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J Biol Chem. 2005 Oct 14;280(41):34590-8. Epub 2005 Aug 11.

A novel SET domain methyltransferase modifies ribosomal protein Rpl23ab in yeast.

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  • 1Department of Chemistry and Biochemistry and the Molecular Biology Institute, The Pasarow Mass Spectrometry Laboratory, University of California, Los Angeles, California 90095-1569, USA.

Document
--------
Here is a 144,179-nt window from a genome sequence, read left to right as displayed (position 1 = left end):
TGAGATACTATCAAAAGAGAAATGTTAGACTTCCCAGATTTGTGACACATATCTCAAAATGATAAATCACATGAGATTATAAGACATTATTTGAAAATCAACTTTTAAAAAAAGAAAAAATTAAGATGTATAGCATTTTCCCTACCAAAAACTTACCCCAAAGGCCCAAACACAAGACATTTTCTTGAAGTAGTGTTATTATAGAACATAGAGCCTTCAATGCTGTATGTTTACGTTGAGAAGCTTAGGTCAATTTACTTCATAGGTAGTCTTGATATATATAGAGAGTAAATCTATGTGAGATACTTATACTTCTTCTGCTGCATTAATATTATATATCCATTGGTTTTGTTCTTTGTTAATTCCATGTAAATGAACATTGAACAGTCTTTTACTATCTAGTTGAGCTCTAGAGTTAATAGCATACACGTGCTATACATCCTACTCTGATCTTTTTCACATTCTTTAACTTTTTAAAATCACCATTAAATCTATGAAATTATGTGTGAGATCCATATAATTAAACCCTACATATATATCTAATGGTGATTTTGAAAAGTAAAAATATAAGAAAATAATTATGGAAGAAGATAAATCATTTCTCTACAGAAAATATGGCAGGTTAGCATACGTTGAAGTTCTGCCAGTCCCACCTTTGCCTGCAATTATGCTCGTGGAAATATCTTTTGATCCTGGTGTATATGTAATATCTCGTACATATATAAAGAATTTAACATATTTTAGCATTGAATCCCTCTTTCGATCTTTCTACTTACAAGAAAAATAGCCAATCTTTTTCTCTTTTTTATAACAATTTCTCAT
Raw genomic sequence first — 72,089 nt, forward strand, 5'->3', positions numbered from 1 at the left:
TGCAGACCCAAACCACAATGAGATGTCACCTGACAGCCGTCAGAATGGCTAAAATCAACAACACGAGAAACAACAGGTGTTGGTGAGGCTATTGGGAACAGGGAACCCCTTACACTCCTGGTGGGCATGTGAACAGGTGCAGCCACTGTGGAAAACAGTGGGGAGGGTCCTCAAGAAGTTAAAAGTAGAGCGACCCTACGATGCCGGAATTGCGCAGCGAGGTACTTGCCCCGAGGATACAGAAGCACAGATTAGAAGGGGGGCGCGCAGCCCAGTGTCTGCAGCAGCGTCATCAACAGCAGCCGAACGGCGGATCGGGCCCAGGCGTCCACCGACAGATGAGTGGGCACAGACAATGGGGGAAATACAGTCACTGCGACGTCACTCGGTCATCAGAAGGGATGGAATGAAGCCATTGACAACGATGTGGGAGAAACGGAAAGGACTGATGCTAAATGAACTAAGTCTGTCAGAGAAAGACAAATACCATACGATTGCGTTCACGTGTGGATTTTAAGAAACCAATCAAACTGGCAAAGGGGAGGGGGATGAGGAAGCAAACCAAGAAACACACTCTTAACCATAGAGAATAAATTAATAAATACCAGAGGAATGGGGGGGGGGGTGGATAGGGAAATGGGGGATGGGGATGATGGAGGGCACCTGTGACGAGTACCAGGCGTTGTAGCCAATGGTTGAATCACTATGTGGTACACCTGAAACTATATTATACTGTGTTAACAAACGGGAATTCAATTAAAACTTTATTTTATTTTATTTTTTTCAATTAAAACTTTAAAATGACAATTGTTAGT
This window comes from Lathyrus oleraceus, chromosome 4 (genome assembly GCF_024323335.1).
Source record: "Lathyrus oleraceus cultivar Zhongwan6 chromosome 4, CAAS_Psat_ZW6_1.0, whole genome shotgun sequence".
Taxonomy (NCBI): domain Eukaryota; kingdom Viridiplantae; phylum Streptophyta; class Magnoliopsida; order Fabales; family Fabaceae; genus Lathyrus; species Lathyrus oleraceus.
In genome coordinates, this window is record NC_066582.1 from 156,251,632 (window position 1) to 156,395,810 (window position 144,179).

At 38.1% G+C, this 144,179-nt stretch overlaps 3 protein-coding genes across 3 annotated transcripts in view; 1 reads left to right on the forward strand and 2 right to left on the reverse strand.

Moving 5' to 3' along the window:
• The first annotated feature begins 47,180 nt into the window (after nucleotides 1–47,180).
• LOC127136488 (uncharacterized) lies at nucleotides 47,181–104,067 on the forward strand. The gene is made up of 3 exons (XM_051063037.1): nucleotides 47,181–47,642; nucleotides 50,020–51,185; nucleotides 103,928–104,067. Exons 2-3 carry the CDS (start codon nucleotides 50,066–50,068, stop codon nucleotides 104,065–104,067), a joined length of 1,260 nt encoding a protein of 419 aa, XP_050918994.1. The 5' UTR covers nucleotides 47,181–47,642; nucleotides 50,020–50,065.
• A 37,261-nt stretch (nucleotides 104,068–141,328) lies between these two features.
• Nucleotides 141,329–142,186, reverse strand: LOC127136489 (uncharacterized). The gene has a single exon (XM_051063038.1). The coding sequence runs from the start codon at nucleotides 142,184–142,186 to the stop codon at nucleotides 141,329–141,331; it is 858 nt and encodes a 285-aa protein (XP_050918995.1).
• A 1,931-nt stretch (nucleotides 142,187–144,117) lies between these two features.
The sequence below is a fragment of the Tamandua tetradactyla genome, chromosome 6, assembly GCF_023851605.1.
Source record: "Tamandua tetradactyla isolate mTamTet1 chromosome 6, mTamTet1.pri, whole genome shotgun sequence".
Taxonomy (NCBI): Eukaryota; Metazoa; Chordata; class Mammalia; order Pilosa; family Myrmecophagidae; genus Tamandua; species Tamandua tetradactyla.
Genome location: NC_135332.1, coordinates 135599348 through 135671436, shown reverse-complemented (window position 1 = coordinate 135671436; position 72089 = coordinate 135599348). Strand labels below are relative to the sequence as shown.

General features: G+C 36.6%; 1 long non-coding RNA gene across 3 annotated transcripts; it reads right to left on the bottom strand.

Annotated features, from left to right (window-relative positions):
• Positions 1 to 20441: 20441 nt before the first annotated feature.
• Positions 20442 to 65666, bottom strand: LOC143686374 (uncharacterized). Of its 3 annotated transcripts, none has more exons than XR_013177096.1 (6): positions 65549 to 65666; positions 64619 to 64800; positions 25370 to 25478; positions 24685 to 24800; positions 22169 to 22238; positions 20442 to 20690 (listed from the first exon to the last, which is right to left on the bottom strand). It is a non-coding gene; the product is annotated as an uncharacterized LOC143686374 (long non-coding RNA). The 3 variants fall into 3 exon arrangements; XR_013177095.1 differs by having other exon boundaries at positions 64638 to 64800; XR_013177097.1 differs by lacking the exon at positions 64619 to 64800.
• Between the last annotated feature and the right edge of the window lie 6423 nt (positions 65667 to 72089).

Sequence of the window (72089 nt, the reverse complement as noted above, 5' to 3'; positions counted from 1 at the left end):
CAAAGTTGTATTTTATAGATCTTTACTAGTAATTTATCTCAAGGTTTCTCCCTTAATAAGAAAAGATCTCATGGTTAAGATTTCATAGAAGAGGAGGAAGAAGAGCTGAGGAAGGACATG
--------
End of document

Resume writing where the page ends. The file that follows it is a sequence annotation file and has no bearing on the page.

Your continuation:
In vivo studies have shown that the ribosomal large subunit protein L23a (Rpl23ab) in Saccharomyces cerevisiae is methylated at lysine residues. However, the gene encoding the methyltransferase responsible for the modification has not been identified. We show here that the yeast YPL208w gene product, a member of the SET domain family of methyltransferases, catalyzes the reaction, and we have now designated it Rkm1 (ribosomal lysine (K) methyltransferase 1). Yeast strains with deletion mutations in candidate SET domain-containing genes were in vivo labeled with S-adenosyl-l-[methyl-(3)H]methionine. [(3)H]Methyl radioactivity was determined after lysates were fractionated by SDS gel electrophoresis. When compared with the parent strain or other candidate deletion strains, a loss of a radiolabeled 15-kDa species was observed in the rkm1 (Deltaypl208w) knock-out strain. Treatment of wild-type cell extracts with RNase or proteinase K demonstrated that the methyl-accepting substrate is a protein. Cellular lysates from parent and knockout strains were fractionated using high salt sucrose gradients. Analysis of the gradient fractions by SDS gel electrophoresis demonstrated that the 15-kDa methyl-accepting substrate elutes with the large ribosomal subunit. In vitro methylation experiments using purified ribosomes confirmed that the methyl-accepting substrate is a ribosomal protein. Amino acid analysis of the in vivo labeled 15 kDa polypeptide showed that it contains epsilon-[(3)H]dimethyllysine residues. Mass spectrometry of tryptic peptides of the 15 kDa polypeptide identified it as Rpl23ab. Analysis of the intact masses of the large ribosomal subunit proteins by electrospray mass spectrometry confirmed that the substrate is Rpl23ab and that it is specifically dimethylated at two distinct sites by Rkm1. These results show that SET domain methyltransferases can be involved in translational roles as well as in the previously described transcriptional roles.

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